Expect the LNG-export battle to continue, despite the economically obvious

Yesterday, the Department of Energy finally released an economic-impact report they commissioned that found that, why yes — allowing American companies to export natural gas would in fact be an economic boon. As Mark Mills writes for Forbes, it’s almost like the Department of Energy has finally discovered Economics 101 or something:

Apparently exporting something America has in abundance creates economic value — in this case, natural gas, not wheat (but that would be obvious).  And the more of it you export, the more money you can make.  And apparently in Washington D.C. this is “breaking news.”

The Department of Energy (DOE) released a report it commissioned from venerable NERA Economic Consulting: Macroeconomic Impacts of LNG Exports form the United States.  Their mission?  “… use its NewERA model to evaluate the macroeconomic impact of LNG exports.”  Their findings?

  • Across all these [various levels of export] scenarios, the U.S. was projected to gain net economic benefits from allowing LNG exports. Moreover, for every one of the market scenarios examined, net economic benefits increased as the level of LNG exports increased. [emphasis added]


  • LNG exports have net economic benefits in spite of higher domestic natural gas prices. This is exactly the outcome that economic theory describes when barriers to trade are removed.

But it goes without saying that Democrats heeding the positive review and recommendations of a report commissioned to once again rehash things that the government already actively endorses in other economic sectors, would just be too easy. From The Hill:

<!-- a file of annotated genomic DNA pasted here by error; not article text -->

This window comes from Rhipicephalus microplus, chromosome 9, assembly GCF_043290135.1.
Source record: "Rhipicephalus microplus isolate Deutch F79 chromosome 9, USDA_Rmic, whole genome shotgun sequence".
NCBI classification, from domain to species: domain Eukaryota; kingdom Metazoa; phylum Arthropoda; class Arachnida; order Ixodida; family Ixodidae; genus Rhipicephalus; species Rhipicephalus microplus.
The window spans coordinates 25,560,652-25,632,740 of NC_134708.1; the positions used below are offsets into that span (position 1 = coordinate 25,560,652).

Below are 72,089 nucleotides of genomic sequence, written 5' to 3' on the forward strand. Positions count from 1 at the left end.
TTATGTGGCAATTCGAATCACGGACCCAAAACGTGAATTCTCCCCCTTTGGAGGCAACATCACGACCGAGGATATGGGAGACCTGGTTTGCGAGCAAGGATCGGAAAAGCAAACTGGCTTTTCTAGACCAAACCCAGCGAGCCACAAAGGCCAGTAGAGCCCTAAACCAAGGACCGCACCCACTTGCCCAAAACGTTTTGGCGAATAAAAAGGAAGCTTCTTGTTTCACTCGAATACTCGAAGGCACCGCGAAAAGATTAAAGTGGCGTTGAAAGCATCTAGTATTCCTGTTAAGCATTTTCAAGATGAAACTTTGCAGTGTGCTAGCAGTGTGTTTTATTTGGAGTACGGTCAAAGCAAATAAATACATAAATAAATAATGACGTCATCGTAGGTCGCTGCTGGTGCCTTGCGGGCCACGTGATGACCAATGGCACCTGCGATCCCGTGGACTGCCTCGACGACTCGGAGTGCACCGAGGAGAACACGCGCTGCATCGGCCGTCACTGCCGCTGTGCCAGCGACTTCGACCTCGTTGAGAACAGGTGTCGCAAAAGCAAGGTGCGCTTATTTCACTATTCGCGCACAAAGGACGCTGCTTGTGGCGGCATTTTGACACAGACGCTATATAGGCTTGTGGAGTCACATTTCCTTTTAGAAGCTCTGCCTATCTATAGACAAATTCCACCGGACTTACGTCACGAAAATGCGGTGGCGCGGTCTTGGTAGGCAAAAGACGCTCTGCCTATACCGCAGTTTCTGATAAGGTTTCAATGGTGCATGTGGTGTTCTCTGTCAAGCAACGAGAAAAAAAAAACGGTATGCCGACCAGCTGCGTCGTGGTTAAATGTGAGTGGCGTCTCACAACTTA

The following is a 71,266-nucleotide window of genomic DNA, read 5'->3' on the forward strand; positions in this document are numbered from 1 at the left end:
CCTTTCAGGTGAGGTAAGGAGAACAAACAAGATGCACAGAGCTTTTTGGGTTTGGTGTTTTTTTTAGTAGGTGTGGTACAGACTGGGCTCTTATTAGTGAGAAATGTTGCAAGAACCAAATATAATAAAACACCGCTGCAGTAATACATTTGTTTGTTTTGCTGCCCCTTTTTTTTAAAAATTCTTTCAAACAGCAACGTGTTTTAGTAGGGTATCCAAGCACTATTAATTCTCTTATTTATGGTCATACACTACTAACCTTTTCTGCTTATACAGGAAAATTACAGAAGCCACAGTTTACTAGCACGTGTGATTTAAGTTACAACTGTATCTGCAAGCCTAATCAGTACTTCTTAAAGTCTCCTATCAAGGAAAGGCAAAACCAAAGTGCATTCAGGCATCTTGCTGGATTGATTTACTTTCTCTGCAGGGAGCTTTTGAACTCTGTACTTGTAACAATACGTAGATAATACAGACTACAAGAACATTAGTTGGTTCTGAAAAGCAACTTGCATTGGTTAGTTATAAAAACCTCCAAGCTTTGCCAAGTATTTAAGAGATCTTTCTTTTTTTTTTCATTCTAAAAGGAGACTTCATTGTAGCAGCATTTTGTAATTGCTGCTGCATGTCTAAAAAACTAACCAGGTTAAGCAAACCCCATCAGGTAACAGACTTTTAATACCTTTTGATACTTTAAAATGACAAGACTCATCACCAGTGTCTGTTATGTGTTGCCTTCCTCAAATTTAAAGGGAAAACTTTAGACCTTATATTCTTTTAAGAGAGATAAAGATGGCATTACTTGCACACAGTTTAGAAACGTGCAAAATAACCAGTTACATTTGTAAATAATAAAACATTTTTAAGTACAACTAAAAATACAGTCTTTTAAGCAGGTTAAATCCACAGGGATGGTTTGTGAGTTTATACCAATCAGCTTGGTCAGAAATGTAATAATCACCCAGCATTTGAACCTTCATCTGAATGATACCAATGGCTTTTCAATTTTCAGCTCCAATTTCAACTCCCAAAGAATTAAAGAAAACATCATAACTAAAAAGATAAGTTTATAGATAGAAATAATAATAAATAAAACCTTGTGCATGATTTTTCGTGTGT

The report, commissioned by the Energy Department (DOE), was a win for export advocates who are urging DOE to approve a slew of application to send liquefied natural gas abroad.

Not so fast, says Sen. Ron Wyden (D-Ore.), who is the incoming chairman of the Senate’s energy committee and a critic of export proposals.

“My staff has already spotted some concerns [with the report],” Wyden told reporters in the Capitol on Thursday. “Particularly they are concerned that the projection that they used for purposes of saying ‘this would be the amount exported’ is significantly under what is now already evident.”

Of course. There are too many parties with very keen interests in this thing to just let it go already, so we’ll keep playing political ping-pong with the issue for who knows how long yet. Worldwide demand for our energy stores is undeniably increasing, and there are 15 applications for licenses to export liquified natural gas currently pending at the DOE. It shouldn’t be up to politicians with a whole heap of sketchy interests to dither over the issue while our economy waits on their largesse. Our stagnant growth and unemployment could certainly use the help — it’s time to start cookin’ with gas.